Jim Norton is an Irish actor gifted with such a rare degree of gravitas that listening to him order lunch would be a riveting experience. It's his voice, which is remarkably sonorous, but it’s also his ability to convey a rich inner life with just a raise of his eyebrow.
In Of Mice and Men, now playing on Broadway, Dublin native Norton, 76, plays an old ranch hand called Candy, a luckless jobber who has seen better days and who wants to strike out for a plot of land before his last chance to do so escapes him.
Norton is superb in the role, finding the emotional core of his benighted character from the moment he appears on stage. But he's aided in this by the graceful and sensitive work of Chris O'Dowd (best known for Bridesmaids) as Lennie, the gentle giant of limited mental capacity, and movie star James Franco as Lennie's guardian and best friend George.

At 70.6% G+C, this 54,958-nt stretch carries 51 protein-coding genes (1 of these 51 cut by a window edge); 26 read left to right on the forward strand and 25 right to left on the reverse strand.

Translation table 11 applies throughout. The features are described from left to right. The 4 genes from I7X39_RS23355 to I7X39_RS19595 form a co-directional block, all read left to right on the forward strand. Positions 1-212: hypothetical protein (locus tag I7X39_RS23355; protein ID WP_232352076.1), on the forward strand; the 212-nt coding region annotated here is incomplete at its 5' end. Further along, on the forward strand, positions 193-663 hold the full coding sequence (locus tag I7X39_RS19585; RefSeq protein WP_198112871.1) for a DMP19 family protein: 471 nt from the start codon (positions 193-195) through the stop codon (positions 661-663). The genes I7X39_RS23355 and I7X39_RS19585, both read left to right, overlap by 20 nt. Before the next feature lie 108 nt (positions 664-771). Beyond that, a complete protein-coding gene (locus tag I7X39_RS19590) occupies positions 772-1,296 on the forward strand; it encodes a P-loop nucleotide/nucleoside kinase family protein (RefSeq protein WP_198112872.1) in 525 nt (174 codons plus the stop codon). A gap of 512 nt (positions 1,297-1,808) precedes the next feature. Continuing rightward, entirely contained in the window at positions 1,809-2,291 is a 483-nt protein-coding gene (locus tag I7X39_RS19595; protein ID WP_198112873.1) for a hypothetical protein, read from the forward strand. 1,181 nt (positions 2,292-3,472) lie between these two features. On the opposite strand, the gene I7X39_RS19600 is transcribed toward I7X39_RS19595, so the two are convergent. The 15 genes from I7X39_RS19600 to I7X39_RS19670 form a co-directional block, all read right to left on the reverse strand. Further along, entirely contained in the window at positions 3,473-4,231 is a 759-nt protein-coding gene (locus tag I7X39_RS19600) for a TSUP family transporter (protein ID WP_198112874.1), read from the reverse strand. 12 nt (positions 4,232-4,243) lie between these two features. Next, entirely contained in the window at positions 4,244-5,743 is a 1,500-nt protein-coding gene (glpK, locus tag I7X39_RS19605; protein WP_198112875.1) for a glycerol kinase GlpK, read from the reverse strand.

The show really belongs to the two sensationally accomplished Irishmen. Norton gives a searing performance that's filled with heartbreak and fear, and O'Dowd is so convincing that he commands the stage from the moment he appears.
Both men should easily be in the running for Tony Awards this year, a double Irish hat trick that this production looks more than likely to achieve. Quite simply they're breathtaking in their respective roles, with O'Dowd almost unrecognizable as the hapless giant.
"It seems to be doing well," Norton tells the Irish Voice with characteristic understatement.
What made him interested in playing a classic American role?
"It goes way back. It was 1957 when I got my Irish equity card. I wasn't long out of school and at RTE (Ireland’s national broadcaster) and they asked me about John Steinbeck. I read Of Mice and Men and I got absolutely hooked on the author. I read everything by him that I could get my hands on."
It was a formative time in Norton’s life, and now it has come full circle. The show’s director Anne Shapiro got in touch with him a year ago and asked him to play Candy and he immediately said yes.
"Steinbeck’s love for the underdog is part of his appeal, as is his concern about the tough lives of the workers without unions. He was very idealistic and I guess I was too at the time I started reading him,” Norton says.